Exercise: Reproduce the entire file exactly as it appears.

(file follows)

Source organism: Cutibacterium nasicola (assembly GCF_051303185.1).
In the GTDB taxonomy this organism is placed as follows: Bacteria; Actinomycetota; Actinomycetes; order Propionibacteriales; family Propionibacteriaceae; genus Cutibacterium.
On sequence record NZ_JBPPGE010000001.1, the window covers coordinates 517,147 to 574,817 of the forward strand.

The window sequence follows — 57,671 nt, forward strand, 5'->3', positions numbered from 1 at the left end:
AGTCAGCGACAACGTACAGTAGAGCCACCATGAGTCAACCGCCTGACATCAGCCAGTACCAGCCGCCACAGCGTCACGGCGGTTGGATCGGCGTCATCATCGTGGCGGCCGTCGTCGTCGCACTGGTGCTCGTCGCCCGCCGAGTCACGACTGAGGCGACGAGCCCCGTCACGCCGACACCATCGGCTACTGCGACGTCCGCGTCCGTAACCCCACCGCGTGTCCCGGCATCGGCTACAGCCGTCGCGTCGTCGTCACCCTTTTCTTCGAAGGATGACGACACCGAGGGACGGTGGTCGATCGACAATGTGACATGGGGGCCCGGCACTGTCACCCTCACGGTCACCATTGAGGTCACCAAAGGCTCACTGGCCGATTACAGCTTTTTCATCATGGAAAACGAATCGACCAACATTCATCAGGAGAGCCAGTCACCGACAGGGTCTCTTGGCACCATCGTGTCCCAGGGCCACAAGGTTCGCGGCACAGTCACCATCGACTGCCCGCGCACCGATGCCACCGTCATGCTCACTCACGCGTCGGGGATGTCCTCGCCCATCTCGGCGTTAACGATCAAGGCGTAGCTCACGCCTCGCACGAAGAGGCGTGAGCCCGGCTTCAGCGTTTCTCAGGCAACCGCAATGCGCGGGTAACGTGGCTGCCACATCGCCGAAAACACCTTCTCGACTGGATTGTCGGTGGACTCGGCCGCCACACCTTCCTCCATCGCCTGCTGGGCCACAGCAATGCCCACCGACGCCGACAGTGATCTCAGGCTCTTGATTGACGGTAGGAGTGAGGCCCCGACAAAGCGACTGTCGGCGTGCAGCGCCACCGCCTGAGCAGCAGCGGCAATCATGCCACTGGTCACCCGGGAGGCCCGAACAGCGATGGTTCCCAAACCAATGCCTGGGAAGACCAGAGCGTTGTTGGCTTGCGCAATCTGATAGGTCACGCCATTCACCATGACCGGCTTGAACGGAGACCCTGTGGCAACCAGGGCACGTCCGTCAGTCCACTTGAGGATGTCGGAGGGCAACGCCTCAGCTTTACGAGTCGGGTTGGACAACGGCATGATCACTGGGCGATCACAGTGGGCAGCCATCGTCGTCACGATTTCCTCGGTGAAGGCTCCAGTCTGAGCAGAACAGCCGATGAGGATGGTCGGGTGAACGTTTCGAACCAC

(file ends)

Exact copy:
Source organism: Cutibacterium nasicola (assembly GCF_051303185.1).
In the GTDB taxonomy this organism is placed as follows: Bacteria; Actinomycetota; Actinomycetes; order Propionibacteriales; family Propionibacteriaceae; genus Cutibacterium.
On sequence record NZ_JBPPGE010000001.1, the window covers coordinates 517,147 to 574,817 of the forward strand.

The window sequence follows — 57,671 nt, forward strand, 5'->3', positions numbered from 1 at the left end:
AGTCAGCGACAACGTACAGTAGAGCCACCATGAGTCAACCGCCTGACATCAGCCAGTACCAGCCGCCACAGCGTCACGGCGGTTGGATCGGCGTCATCATCGTGGCGGCCGTCGTCGTCGCACTGGTGCTCGTCGCCCGCCGAGTCACGACTGAGGCGACGAGCCCCGTCACGCCGACACCATCGGCTACTGCGACGTCCGCGTCCGTAACCCCACCGCGTGTCCCGGCATCGGCTACAGCCGTCGCGTCGTCGTCACCCTTTTCTTCGAAGGATGACGACACCGAGGGACGGTGGTCGATCGACAATGTGACATGGGGGCCCGGCACTGTCACCCTCACGGTCACCATTGAGGTCACCAAAGGCTCACTGGCCGATTACAGCTTTTTCATCATGGAAAACGAATCGACCAACATTCATCAGGAGAGCCAGTCACCGACAGGGTCTCTTGGCACCATCGTGTCCCAGGGCCACAAGGTTCGCGGCACAGTCACCATCGACTGCCCGCGCACCGATGCCACCGTCATGCTCACTCACGCGTCGGGGATGTCCTCGCCCATCTCGGCGTTAACGATCAAGGCGTAGCTCACGCCTCGCACGAAGAGGCGTGAGCCCGGCTTCAGCGTTTCTCAGGCAACCGCAATGCGCGGGTAACGTGGCTGCCACATCGCCGAAAACACCTTCTCGACTGGATTGTCGGTGGACTCGGCCGCCACACCTTCCTCCATCGCCTGCTGGGCCACAGCAATGCCCACCGACGCCGACAGTGATCTCAGGCTCTTGATTGACGGTAGGAGTGAGGCCCCGACAAAGCGACTGTCGGCGTGCAGCGCCACCGCCTGAGCAGCAGCGGCAATCATGCCACTGGTCACCCGGGAGGCCCGAACAGCGATGGTTCCCAAACCAATGCCTGGGAAGACCAGAGCGTTGTTGGCTTGCGCAATCTGATAGGTCACGCCATTCACCATGACCGGCTTGAACGGAGACCCTGTGGCAACCAGGGCACGTCCGTCAGTCCACTTGAGGATGTCGGAGGGCAACGCCTCAGCTTTACGAGTCGGGTTGGACAACGGCATGATCACTGGGCGATCACAGTGGGCAGCCATCGTCGTCACGATTTCCTCGGTGAAGGCTCCAGTCTGAGCAGAACAGCCGATGAGGATGGTCGGGTGAACGTTTCGAACCAC